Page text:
Karachay-Cherkess women protest Moscow’s use of Muslim troops in Ukraine

The Russian Federation soldier captured in Sumy, Ukraine is from Kalmykia where Buddhism is the predominant religion. Russo-Ukrainian War (2014-present). March 2022. Image: screen capture from Ukrainian MoD's Telegram channel @rf200_now set up to help Russian military families find their relatives captured or killed in Ukraine.

The Russian Federation soldier captured in Sumy, Ukraine is from Kalmykia where Buddhism is the predominant religion. Russo-Ukrainian War (2014-present). March 2022. Image: screen capture from Ukrainian MoD's Telegram channel @rf200_now set up to help Russian military families find their relatives captured or killed in Ukraine. 

Opinion, Russia

Almost from the beginning of Putin’s war in Ukraine, there have been reports suggesting that non-Russians and Russians from distant rural regions have suffered larger combat losses in the fighting than ethnic Russians and urban residents.

“Russian” combat losses in Ukraine appear to be disproportionately non-Russians or ethnic Russians from rural areas

The most probable explanation for this pattern is that non-Russians (especially from the North Caucasus) and rural Russians are disproportionately represented in the army, rather than that commanders are using them as cannon fodder (see Potential Wildcard in Ukrainian Conflict: Russian Army Not Ethnically Homogeneous and Russia’s Military Draft—Serious Problems That Go Beyond Ukraine).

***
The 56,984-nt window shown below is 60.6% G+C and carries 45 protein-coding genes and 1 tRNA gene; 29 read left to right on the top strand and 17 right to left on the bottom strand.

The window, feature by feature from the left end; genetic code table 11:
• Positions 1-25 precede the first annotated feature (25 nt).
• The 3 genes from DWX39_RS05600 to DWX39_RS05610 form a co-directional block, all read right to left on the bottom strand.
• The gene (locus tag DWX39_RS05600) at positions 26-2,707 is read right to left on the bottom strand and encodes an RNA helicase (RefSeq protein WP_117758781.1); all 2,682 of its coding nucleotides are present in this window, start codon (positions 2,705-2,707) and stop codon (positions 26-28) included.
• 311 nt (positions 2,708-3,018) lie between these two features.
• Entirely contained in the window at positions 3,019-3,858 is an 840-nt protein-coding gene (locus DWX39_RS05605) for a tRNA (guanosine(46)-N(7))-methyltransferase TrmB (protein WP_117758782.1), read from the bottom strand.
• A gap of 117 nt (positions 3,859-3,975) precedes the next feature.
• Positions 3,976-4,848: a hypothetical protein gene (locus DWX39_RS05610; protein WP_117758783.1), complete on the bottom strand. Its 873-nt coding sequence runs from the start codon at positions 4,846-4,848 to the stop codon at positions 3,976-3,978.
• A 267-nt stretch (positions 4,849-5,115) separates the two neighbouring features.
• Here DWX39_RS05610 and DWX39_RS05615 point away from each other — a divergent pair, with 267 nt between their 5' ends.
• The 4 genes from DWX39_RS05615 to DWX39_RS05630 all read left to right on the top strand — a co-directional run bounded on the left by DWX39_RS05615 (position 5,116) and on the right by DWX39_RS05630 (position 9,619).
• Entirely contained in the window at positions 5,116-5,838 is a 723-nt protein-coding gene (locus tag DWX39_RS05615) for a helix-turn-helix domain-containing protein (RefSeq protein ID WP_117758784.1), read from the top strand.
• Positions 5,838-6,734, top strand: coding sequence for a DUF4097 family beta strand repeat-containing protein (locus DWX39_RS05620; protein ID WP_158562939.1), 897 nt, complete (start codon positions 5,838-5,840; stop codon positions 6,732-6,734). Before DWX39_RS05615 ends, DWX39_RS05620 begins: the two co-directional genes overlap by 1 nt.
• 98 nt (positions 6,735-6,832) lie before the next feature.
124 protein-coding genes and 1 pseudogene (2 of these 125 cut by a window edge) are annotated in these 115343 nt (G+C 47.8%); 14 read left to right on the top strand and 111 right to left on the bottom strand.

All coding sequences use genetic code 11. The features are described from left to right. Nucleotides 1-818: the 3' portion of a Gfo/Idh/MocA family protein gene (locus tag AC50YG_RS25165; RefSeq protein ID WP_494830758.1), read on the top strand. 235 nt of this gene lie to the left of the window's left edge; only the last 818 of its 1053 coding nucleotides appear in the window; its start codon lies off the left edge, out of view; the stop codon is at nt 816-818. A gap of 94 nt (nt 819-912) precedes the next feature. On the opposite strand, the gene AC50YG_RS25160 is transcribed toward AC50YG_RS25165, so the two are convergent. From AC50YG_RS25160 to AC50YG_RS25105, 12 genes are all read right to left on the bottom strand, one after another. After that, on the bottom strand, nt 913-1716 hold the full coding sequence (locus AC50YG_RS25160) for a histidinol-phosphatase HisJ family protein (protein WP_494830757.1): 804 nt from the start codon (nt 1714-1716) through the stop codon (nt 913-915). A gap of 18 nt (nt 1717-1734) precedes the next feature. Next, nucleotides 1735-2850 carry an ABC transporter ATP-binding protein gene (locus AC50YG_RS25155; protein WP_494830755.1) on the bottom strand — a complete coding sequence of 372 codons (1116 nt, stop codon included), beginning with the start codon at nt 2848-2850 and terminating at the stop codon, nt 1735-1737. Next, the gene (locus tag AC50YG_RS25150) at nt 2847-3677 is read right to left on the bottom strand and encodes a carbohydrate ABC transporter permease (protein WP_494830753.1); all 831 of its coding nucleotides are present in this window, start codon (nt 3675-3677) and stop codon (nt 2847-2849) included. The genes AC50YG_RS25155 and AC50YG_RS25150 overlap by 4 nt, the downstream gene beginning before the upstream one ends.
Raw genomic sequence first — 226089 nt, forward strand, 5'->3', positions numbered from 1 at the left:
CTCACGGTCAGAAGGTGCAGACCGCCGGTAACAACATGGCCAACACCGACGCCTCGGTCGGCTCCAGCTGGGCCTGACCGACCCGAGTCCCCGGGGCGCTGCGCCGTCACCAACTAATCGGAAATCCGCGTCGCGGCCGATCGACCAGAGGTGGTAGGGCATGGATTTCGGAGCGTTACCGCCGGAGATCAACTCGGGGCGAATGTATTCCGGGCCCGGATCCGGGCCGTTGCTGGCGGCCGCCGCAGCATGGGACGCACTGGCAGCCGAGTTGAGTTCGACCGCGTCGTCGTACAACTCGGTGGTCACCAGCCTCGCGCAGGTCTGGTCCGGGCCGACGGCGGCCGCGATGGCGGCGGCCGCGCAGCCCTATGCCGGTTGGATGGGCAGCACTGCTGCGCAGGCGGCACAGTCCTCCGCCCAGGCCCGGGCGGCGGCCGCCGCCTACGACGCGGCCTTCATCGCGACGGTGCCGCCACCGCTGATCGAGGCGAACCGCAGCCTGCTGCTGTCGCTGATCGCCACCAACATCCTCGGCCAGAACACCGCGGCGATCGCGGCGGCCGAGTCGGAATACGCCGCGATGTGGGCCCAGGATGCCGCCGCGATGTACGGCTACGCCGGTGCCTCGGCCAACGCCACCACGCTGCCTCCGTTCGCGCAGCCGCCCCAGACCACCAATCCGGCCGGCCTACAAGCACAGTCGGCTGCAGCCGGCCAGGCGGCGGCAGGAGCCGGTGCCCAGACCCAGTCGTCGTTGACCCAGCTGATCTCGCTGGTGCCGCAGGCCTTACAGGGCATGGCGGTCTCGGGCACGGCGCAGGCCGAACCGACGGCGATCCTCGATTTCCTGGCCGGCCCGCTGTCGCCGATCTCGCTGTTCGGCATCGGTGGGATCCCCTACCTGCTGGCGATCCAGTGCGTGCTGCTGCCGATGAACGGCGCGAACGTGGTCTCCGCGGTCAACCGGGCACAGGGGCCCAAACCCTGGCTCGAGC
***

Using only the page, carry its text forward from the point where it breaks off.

Russian soldiers admit heavy losses, looting, shelling civilians in phone calls to wives and mothers

But because many non-Russian casualties are now being returned home to be buried in their own national republics and because ethnic Russian casualties from small towns and villages likely get more attention there than victims in large cities, many in both places appear to believe that Moscow is using them unfairly.

Ukraine’s Muslim leaders united against Putin’s war; Russia’s very much divided

Now comes the first report of a protest by Muslim women about the use of Muslim men in Russian combat operations in Ukraine. The Idel-Ural portal reports that in Karachay-Cherkessia federal subject of the Russian Federation, women on March 20 blocked traffic to demand the authorities provide them with information on their relatives who were sent to fight in Ukraine but now can’t be contacted.

Six of the women involved were detained and convicted of violating Russian laws governing the holding of demonstrations. The portal cites a local Internet site on this point, but adds that at present “no more details are available.”

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